Viva Voce

Just back from a flying visit to the beautiful city of Edinburgh, where I was involved in the examination of a PhD candidate at the Institute for Astronomy, which is housed on the site of the Royal Observatory.

For those of you not familiar with how this works, a PhD involves doing research into a particular topic and then writing up what you’ve done in a thesis. The thesis is a substantial piece of work, often in the region of 100,000 words (200 pages or so), which is then assessed by two examiners (one internal to the university at which the research was done, and one external). They read copies of the thesis and then the candidate has to defend it in an oral examination, which was what happened today, after which they make a recommendation to the university about whether the degree should be awarded.

At most universities the supervisor does not attend the oral examination, but is not normally required to go into hiding for the day, which is what seemed to happen in this case…

There aren’t many rules for how a viva voce examination should be conducted or how long it should last, but the can be as short as, say, 2 hours and can be as long as 5 hours or more. The examiners usually ask a mixture of questions, some about the details of the work presented and some about the general background. The unpredictable content of a viva voce examination makes it very difficult to prepare for, and it can be difficult and stressful for the candidate (as well as just tiring, as it can drag on for a long time). However, call me old-fashioned but I think if you’re going to get to call youself Doctor of Philosophy you should expect to have to work for it. Some might disagree.

As it happens, my own PhD examination 20 years ago was quite long (about 4hrs 30 minutes) and my external examiner was John Peacock, who happened to be the supervisor of today’s candidate Berian James. It wasn’t a deliberate consequence of me wanting to take vicarious revenge as external examiner on John’s student, but this turned out to be a long examination too. We did break twice (once, briefly, for the remembrance day silence and then for a longer period for lunch), but it was still a lengthy affair.

Obviously I can’t give details of what went on in the examination except that it was long primarily because the thesis was very interesting and gave us lots to discuss. In the end internal examiner Philip Best and I agreed to recommend the award of a PhD. Berian then went off to celebrate while we completed the necessary paperwork. At Edinburgh as in most UK universities, the examiners simply make a recommendation to a higher authority (e.g. Board of Graduate Studies) to formally award the degree, but in the overwhelming majority of cases they follow the recommendation.

After doing the paperwork I still had time to join the party for a glass or two of fizzy. At the do and at various points during the day I had the chance to say hello to some old friends, including Andy Taylor, Bob Mann, and Alan Heavens who all work at the ROE and Richard Nelson who was there for a meeting that I hadn’t known about when we arranged the date and time of the viva.

All in all, it was a very pleasant trip. Although I had to dash around to and from airports a bit getting to and from Scotland, all the planes went on time and since it’s less than an hour flying time from Cardiff to Edinburgh, it was all remarkably hassle-free.

Just before I left to get a taxi to the airport I had a quick chat with one of the PhD students, Alina Kiessling, who joked that I must be rushing off to write about the day on my blog. I never had time to read blogs when I was a PhD student (but  they hadn’t been invented then).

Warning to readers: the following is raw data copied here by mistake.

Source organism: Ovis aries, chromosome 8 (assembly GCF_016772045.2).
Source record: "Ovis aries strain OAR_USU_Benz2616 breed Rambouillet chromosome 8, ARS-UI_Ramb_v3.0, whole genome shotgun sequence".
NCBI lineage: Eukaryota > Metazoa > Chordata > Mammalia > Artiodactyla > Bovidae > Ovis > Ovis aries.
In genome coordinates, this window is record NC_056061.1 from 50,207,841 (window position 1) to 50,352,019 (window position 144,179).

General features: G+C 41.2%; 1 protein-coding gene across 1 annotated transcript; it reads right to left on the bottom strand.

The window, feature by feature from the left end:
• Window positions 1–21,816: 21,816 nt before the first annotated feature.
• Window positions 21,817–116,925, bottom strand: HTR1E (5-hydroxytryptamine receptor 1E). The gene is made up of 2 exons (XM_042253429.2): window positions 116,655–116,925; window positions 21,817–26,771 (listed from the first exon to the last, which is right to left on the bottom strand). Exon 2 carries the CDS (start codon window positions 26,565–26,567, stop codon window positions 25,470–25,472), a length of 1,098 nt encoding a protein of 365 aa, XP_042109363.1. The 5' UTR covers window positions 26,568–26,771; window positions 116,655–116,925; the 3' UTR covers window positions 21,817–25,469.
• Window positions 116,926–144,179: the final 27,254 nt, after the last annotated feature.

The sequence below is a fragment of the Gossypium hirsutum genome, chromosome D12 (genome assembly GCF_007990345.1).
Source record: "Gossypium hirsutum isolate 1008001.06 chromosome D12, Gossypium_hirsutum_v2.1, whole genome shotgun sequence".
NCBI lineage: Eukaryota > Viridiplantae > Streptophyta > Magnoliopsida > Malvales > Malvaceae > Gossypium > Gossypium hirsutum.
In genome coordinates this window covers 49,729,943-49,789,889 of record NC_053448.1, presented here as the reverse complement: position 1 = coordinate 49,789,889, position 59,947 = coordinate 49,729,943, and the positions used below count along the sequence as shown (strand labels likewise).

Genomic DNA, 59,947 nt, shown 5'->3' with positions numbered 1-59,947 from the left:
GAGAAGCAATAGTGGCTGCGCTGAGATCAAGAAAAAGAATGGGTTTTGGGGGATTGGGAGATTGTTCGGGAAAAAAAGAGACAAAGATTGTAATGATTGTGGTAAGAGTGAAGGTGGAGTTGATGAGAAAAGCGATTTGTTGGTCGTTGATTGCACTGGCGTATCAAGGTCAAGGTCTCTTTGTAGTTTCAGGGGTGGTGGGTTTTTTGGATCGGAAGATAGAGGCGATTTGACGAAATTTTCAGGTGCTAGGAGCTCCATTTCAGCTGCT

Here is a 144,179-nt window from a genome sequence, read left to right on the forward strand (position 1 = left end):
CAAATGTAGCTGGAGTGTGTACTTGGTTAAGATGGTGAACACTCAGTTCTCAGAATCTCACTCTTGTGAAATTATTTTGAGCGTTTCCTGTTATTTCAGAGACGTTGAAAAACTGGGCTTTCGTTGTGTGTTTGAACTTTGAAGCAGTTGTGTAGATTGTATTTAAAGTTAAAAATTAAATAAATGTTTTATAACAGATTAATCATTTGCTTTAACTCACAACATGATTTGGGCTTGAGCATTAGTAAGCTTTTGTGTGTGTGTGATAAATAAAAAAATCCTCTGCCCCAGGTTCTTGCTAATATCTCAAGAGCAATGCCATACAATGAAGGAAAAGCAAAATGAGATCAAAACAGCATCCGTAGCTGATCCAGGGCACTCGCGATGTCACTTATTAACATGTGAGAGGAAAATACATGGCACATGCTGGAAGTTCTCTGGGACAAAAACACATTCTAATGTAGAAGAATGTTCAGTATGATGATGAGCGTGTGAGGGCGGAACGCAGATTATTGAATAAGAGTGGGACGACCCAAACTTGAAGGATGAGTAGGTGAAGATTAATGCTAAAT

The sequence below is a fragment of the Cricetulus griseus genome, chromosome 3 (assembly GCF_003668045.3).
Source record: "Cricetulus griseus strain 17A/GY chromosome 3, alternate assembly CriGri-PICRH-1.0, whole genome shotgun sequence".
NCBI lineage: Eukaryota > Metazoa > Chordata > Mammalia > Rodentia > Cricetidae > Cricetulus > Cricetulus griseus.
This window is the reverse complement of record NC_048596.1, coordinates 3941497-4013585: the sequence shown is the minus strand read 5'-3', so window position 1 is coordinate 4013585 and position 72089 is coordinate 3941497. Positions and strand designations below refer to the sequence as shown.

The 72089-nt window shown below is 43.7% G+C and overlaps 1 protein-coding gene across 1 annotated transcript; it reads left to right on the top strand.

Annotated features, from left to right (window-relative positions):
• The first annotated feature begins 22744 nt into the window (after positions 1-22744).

Perhaps I should start charging people to put their name in lights on In the Dark

17 Responses to “Viva Voce”

  1. Anton Garrett Says:

    More to the point Phillip, it seems that you can get away with saying you have a PhD when you don’t at some places…

  2. telescoper Says:

    Phillip,

    It does indeed vary from country to country, but less so from university to university within the UK. I think the business of external examiners is to ensure that standards are comparable regardless of the host institution, and I think that’s pretty much true. Some theses are better than others of course, but the threshold for a pass is fairly uniform, I think.

    The examiners have to choose a recommendation from a sort of menu, including a range of options from outright pass to outright fail. The most common outcome is that the candidate should pass after completing some minor amendments discussed in the viva. Sometimes the candidate is required to resubmit after adding more substantial bits to the thesis, but this is relatively rare. The outright fail option is really quite uncommon, but does happen from time to time. The supervisor should not really allow a candidate to submit a thesis that is below par, but sometimes the student ignores this advice and goes ahead anyway. In such circumstances a fail is a definite possibility.

    I’m aware that in many other countries a PhD takes longer than in the UK. Even here the standard time is increasing to 4 years rather than 3. I finished mine and wrote it up within 3 years, but that would be unusual these days. I had my doctorate when I was 24 (3 year Bachelors + 3 year PhD) which meant I got started in research when I was very young. This fast-track system however denied me the chance to get the broader education in advanced techniques that colleagues abroad had from their longer training period.

    I think it’s my own experiences that convinced me that the UK needs a different system. I think we produce too many PhDs with too narrowly defined skills. I think we should produce more Masters and fewer Doctors, more in line with other European countries.

    Peter

  3. Mr Physicist (PhD) Says:

    Name in lights? Charging?

    There was me thinking it worked the other way round – my bill is in the post.

  4. Bryn Jones Says:

    I have to say that 40000 words seems more typical for the length of a PhD thesis in astronomy these days (even mine was not 100000 words long, and 100000 words was the limit on the length of a PhD thesis under the University of Wales regulations). The duration of a viva seems now to be typically 1.5 to 2.5 hours.